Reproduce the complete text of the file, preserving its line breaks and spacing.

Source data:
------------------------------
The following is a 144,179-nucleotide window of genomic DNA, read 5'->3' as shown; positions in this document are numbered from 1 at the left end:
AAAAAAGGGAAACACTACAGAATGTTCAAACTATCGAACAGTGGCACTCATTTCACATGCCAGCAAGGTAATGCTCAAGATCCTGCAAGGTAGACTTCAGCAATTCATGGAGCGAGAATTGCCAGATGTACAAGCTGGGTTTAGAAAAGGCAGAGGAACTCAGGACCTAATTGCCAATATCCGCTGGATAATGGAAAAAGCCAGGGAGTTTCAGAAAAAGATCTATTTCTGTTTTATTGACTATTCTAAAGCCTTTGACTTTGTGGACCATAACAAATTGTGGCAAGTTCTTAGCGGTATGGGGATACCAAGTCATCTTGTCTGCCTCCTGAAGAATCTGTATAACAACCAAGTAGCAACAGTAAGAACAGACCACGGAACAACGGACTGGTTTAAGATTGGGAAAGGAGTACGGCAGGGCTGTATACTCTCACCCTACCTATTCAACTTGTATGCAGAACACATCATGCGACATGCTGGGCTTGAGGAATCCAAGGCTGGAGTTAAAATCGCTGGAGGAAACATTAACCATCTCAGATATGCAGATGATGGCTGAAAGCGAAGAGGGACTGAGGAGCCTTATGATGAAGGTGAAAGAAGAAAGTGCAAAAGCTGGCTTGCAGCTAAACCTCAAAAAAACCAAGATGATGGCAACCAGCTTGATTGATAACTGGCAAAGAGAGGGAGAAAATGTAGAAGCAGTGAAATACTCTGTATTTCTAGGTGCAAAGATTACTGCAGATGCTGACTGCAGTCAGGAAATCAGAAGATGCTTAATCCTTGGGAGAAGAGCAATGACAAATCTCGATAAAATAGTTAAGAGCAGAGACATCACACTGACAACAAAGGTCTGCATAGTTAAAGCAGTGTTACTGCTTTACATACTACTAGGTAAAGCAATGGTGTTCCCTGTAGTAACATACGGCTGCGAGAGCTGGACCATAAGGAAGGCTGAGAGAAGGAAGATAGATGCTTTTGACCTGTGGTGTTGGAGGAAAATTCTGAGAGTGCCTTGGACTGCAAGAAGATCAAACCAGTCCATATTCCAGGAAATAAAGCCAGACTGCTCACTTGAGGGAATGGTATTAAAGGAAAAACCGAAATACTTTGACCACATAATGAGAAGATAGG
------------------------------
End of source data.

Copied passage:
The following is a 144,179-nucleotide window of genomic DNA, read 5'->3' as shown; positions in this document are numbered from 1 at the left end:
AAAAAAGGGAAACACTACAGAATGTTCAAACTATCGAACAGTGGCACTCATTTCACATGCCAGCAAGGTAATGCTCAAGATCCTGCAAGGTAGACTTCAGCAATTCATGGAGCGAGAATTGCCAGATGTACAAGCTGGGTTTAGAAAAGGCAGAGGAACTCAGGACCTAATTGCCAATATCCGCTGGATAATGGAAAAAGCCAGGGAGTTTCAGAAAAAGATCTATTTCTGTTTTATTGACTATTCTAAAGCCTTTGACTTTGTGGACCATAACAAATTGTGGCAAGTTCTTAGCGGTATGGGGATACCAAGTCATCTTGTCTGCCTCCTGAAGAATCTGTATAACAACCAAGTAGCAACAGTAAGAACAGACCACGGAACAACGGACTGGTTTAAGATTGGGAAAGGAGTACGGCAGGGCTGTATACTCTCACCCTACCTATTCAACTTGTATGCAGAACACATCATGCGACATGCTGGGCTTGAGGAATCCAAGGCTGGAGTTAAAATCGCTGGAGGAAACATTAACCATCTCAGATATGCAGATGATGGCTGAAAGCGAAGAGGGACTGAGGAGCCTTATGATGAAGGTGAAAGAAGAAAGTGCAAAAGCTGGCTTGCAGCTAAACCTCAAAAAAACCAAGATGATGGCAACCAGCTTGATTGATAACTGGCAAAGAGAGGGAGAAAATGTAGAAGCAGTGAAATACTCTGTATTTCTAGGTGCAAAGATTACTGCAGATGCTGACTGCAGTCAGGAAATCAGAAGATGCTTAATCCTTGGGAGAAGAGCAATGACAAATCTCGATAAAATAGTTAAGAGCAGAGACATCACACTGACAACAAAGGTCTGCATAGTTAAAGCAGTGTTACTGCTTTACATACTACTAGGTAAAGCAATGGTGTTCCCTGTAGTAACATACGGCTGCGAGAGCTGGACCATAAGGAAGGCTGAGAGAAGGAAGATAGATGCTTTTGACCTGTGGTGTTGGAGGAAAATTCTGAGAGTGCCTTGGACTGCAAGAAGATCAAACCAGTCCATATTCCAGGAAATAAAGCCAGACTGCTCACTTGAGGGAATGGTATTAAAGGAAAAACCGAAATACTTTGACCACATAATGAGAAGATAGG